32963 Homepage

Want to purchase reprints of your favorite 32963 or photos?

Copies of Vero Beach 32963 can be obtained at the following locations:


Our office HQ: (located at 4855 North A1A)
1. Corey's Pharmacy
2. 7-Eleven

(South A1A)
3. Major Real Estate Offices


1. Vero Beach Book

2. Classic Car Wash
3. Divine Animal
4. Sunshine Furniture

5. Many Medical

Vero Beach Wine and Film Festival clarifies structure


When a new event comes to Vero and it’s wildly successful, attracting major sponsors, more than 100 volunteers, but with a board made up largely of out-of-towners, there are bound to be skeptics – especially when the festival’s corporate structure seems fuzzy.

Several readers reached out to Vero Beach 32963 with questions after finding a statement in the volunteer handbook of the Vero Beach Wine and Film Festival stating that the event, featuring more than 70 independent films shown at 11 venues over a four-day period, is a nonprofit charitable organization.

“We are not a nonprofit. The festival is a traditional corporation,” Finance Director Kelly Kite said last week. “The board is very careful to make this clear to any potential sponsors, but the volunteer handbook was written by a volunteer and it’s been corrected. We appreciate you bringing it to our attention.”

Kite said all printed and online materials have been reviewed to make sure there’s nothing that might mislead potential sponsors, volunteers or festival attendees. He said the festival also plans on sending out an “email blast” to everyone on its list to clarify the matter.

“Most film festivals are not set up as nonprofits,” said Kite, a Vero Realtor who had been to the Telluride Film Festival in Colorado and tried to start a hometown version and recruit a local Vero board to launch it five or six years ago.

After discovering how much work would be involved, Kite – who said he had his plate full as a Realtor together with his busy tax lien research and investment business – dropped the idea.

“Then Jerusha (Stewart) went to the Cultural Council and asked if there were any plans to start a film festival, and they gave her my number,” Kite said.

Stewart was already on the board at Suncoast Mental Health, and both she and Kite wanted the festival to have some charitable element, so they chose Suncoast as the first organization that would benefit from festival. 

 “Down the road, we may choose a different organization to benefit, like some other festivals do,” Kite said.

Kite said the Vero Beach Wine and Film Festival and Suncoast jointly decided not to release the dollar amount that went to the charity from the first-year event in 2016.

“But we will be releasing the number this year,” he said. If an individual needs a tax donation receipt for a festival sponsorship, Kite said they can write their check directly to Suncoast and that will become part of the festival proceeds that go to the charity. “But the vast majority of our sponsors and supporters are businesses who do it for the marketing exposure,” Kite said.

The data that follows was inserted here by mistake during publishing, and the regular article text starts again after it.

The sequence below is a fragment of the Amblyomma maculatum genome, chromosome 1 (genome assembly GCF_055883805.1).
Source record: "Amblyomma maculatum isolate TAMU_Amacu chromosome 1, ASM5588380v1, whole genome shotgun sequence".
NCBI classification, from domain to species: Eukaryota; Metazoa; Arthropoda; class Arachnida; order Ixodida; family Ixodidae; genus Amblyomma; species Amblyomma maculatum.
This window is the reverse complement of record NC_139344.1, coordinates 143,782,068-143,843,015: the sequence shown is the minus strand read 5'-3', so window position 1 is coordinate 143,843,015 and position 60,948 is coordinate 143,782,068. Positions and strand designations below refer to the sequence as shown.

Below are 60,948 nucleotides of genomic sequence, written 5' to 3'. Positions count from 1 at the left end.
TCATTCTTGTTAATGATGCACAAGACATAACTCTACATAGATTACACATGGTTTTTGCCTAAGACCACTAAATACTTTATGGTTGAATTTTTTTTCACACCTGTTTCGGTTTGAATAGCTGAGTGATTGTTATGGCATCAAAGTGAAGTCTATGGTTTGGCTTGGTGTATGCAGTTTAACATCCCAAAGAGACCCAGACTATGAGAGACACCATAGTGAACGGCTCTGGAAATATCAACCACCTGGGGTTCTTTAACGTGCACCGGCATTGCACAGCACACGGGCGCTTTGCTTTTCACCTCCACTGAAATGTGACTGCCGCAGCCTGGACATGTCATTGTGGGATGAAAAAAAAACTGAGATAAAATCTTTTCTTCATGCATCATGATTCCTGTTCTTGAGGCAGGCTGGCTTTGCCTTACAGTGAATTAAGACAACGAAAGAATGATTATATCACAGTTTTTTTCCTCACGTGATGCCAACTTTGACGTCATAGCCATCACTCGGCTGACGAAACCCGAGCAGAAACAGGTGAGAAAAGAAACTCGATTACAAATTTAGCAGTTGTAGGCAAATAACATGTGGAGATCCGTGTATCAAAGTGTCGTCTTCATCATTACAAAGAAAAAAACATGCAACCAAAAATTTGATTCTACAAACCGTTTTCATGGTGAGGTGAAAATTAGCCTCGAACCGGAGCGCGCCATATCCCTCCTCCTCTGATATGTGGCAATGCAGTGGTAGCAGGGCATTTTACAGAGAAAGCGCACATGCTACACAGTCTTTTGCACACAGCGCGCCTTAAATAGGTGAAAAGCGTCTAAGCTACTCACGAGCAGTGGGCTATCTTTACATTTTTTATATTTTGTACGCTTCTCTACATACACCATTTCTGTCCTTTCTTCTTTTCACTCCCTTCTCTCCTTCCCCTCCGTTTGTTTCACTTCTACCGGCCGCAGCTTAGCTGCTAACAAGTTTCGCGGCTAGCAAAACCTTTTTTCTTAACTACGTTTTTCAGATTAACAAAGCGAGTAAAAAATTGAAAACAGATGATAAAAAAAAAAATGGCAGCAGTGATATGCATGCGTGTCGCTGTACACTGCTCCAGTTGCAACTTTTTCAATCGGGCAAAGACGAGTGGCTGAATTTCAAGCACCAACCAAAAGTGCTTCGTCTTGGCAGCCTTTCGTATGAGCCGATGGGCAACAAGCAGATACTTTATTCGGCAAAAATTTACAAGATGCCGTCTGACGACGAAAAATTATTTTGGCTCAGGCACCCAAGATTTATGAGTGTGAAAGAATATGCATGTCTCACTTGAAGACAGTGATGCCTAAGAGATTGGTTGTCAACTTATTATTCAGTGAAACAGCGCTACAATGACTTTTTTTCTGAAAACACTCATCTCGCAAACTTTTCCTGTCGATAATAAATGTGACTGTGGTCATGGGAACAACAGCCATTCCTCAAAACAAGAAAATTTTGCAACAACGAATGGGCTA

Knowing the festival would need serious six-figure financial backing to rent venues, bring in films, pay for travel and lodging for producers and directors and hire the necessary technical expertise, Kite worked on building a Finance Committee.

Meanwhile Stewart, who had experience with the nuts and bolts of organizing and promoting fun social and charitable events, worked on establishing the structure of the festival.  She networked and tracked down people from other cities that have film festivals – mostly people from South Florida and Orlando – to serve on the board and work their contacts with the film industry.

“You won’t find the usual Vero crowd on our board.  A lot of our board consists of people not from Vero Beach because we needed people who had done this before, or people with contacts in the film industry,” Kite said.

“It’s unlike other events because the key is getting the films.  We are near the end of the film festival circuit, so we go to the other festivals and try to talk the filmmakers into bringing their films to Vero, even though we’re a relatively small venue. The goal for the filmmaker is to get their film seen and signed, and sometimes that happens and the rights to the film are signed away and then you can’t get that film anymore.”

The festival found its angel benefactors in Dr. Darrell Horn of the Florida Veterinary League and his wife Susan, who put up the needed seed money and co-founded the festival with Stewart. Susan Horn volunteers as Director of Submissions, working with a committee to view and critique all the potential films and decide which ones meet the quality and appropriateness standards to show to the Vero audience.

With the second-year festival set to launch on June 8 and more than 4,000 people expected to attend the Thursday through Sunday events (story, page 33), Stewart serves as executive director and is the only full-time paid staff person. The festival also employs part-time administrative help and has a total personnel budget of $70,000 for the two staffers, Kite said.

Festival staff and volunteers operate out of donated space in the offices of the Florida Veterinary League on U.S. 1. Board and committee meetings take place in homes, in offices or occasionally in meeting space at a club or other facility.